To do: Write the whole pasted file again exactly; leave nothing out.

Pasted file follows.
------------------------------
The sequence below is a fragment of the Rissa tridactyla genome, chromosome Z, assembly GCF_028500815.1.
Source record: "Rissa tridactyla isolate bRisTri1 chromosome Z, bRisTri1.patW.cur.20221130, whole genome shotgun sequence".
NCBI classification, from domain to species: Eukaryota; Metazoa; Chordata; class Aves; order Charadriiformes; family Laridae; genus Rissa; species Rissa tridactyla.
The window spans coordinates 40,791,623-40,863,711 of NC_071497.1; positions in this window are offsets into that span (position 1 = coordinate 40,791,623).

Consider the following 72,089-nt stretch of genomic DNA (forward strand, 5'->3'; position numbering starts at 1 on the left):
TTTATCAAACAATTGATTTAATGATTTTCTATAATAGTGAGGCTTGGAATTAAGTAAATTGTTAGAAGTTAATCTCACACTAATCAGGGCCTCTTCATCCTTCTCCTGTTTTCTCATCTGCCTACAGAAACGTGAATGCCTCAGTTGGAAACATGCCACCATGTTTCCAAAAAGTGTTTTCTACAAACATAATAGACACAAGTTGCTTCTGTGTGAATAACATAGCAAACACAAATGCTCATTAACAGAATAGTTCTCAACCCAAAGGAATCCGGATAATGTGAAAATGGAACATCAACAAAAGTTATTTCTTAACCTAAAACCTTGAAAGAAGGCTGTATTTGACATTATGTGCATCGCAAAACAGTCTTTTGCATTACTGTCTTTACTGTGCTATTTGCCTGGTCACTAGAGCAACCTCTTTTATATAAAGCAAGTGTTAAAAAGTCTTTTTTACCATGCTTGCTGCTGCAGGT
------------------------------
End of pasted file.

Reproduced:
The sequence below is a fragment of the Rissa tridactyla genome, chromosome Z, assembly GCF_028500815.1.
Source record: "Rissa tridactyla isolate bRisTri1 chromosome Z, bRisTri1.patW.cur.20221130, whole genome shotgun sequence".
NCBI classification, from domain to species: Eukaryota; Metazoa; Chordata; class Aves; order Charadriiformes; family Laridae; genus Rissa; species Rissa tridactyla.
The window spans coordinates 40,791,623-40,863,711 of NC_071497.1; positions in this window are offsets into that span (position 1 = coordinate 40,791,623).

Consider the following 72,089-nt stretch of genomic DNA (forward strand, 5'->3'; position numbering starts at 1 on the left):
TTTATCAAACAATTGATTTAATGATTTTCTATAATAGTGAGGCTTGGAATTAAGTAAATTGTTAGAAGTTAATCTCACACTAATCAGGGCCTCTTCATCCTTCTCCTGTTTTCTCATCTGCCTACAGAAACGTGAATGCCTCAGTTGGAAACATGCCACCATGTTTCCAAAAAGTGTTTTCTACAAACATAATAGACACAAGTTGCTTCTGTGTGAATAACATAGCAAACACAAATGCTCATTAACAGAATAGTTCTCAACCCAAAGGAATCCGGATAATGTGAAAATGGAACATCAACAAAAGTTATTTCTTAACCTAAAACCTTGAAAGAAGGCTGTATTTGACATTATGTGCATCGCAAAACAGTCTTTTGCATTACTGTCTTTACTGTGCTATTTGCCTGGTCACTAGAGCAACCTCTTTTATATAAAGCAAGTGTTAAAAAGTCTTTTTTACCATGCTTGCTGCTGCAGGT